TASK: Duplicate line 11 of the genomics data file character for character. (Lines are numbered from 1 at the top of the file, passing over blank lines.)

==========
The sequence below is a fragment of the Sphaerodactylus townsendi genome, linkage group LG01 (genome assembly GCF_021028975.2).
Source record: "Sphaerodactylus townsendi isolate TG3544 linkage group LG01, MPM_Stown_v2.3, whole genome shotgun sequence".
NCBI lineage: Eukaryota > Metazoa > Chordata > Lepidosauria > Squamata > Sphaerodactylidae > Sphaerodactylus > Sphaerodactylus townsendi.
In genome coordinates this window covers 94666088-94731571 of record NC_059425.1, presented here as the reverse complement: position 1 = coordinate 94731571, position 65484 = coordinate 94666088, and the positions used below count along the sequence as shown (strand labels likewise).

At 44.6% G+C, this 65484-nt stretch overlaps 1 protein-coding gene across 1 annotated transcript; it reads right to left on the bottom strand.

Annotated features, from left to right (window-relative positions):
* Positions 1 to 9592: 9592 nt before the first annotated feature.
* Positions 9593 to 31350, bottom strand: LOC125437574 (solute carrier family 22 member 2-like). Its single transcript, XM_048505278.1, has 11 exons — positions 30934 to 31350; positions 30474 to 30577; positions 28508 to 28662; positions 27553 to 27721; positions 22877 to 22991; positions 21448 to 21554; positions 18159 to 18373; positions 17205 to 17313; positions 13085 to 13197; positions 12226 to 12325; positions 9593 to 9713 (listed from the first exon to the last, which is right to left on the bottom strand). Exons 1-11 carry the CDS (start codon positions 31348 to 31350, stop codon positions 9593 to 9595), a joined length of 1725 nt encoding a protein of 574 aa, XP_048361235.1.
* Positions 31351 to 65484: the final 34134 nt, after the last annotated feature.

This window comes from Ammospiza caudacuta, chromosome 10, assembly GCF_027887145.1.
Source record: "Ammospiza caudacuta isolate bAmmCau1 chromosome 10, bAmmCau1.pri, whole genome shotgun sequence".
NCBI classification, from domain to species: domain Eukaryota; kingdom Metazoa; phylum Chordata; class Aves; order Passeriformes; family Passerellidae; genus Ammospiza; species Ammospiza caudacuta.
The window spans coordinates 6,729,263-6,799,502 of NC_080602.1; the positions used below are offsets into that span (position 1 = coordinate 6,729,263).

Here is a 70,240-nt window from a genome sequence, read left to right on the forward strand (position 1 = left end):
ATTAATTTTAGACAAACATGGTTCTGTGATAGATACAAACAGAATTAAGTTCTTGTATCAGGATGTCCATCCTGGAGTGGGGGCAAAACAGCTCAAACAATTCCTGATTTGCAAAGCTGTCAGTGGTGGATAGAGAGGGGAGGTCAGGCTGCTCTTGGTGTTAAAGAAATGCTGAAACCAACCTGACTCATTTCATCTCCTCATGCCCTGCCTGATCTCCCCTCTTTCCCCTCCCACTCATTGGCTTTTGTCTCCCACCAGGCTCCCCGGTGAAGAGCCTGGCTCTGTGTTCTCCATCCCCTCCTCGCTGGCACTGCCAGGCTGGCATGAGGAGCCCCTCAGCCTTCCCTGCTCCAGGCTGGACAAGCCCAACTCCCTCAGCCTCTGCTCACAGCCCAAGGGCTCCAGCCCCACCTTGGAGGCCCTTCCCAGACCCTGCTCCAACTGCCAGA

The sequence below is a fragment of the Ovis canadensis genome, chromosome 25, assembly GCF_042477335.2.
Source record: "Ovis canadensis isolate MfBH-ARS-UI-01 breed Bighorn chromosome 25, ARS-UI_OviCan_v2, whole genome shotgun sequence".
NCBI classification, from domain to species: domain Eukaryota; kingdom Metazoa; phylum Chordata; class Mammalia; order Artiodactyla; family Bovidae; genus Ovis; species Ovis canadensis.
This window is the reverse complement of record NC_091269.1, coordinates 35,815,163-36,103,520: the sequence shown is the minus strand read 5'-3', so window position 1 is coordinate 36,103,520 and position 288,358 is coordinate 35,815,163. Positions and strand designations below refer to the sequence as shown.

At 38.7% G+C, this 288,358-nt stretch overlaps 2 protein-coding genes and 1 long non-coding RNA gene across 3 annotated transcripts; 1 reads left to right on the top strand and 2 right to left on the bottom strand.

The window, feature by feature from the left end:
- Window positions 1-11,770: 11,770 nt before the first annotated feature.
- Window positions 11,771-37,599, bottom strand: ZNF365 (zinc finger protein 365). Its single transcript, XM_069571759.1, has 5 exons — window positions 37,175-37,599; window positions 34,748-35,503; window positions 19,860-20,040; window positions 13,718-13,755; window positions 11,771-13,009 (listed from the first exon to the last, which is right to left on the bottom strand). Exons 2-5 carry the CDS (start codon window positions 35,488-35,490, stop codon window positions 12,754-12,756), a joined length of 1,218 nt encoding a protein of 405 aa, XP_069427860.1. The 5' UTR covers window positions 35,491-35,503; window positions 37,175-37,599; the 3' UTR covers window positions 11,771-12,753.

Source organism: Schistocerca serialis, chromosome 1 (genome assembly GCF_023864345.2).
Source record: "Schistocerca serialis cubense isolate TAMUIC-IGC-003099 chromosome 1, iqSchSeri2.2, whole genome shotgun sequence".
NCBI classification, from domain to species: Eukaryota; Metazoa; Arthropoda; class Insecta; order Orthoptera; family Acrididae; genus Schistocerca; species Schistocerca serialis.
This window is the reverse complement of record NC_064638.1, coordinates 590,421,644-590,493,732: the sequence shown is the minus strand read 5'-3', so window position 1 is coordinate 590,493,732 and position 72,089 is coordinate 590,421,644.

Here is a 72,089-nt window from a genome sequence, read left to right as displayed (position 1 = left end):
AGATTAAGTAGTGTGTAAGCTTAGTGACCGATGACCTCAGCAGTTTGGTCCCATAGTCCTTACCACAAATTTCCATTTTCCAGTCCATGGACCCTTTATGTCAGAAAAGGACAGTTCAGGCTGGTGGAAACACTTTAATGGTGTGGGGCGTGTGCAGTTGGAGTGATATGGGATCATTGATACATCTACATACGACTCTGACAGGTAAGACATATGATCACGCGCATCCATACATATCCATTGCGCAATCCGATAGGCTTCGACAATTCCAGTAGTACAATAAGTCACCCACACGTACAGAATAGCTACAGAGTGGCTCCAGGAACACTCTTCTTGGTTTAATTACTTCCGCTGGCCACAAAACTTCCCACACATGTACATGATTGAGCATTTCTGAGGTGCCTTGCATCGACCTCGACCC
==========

Source record: "Ammospiza caudacuta isolate bAmmCau1 chromosome 10, bAmmCau1.pri, whole genome shotgun sequence".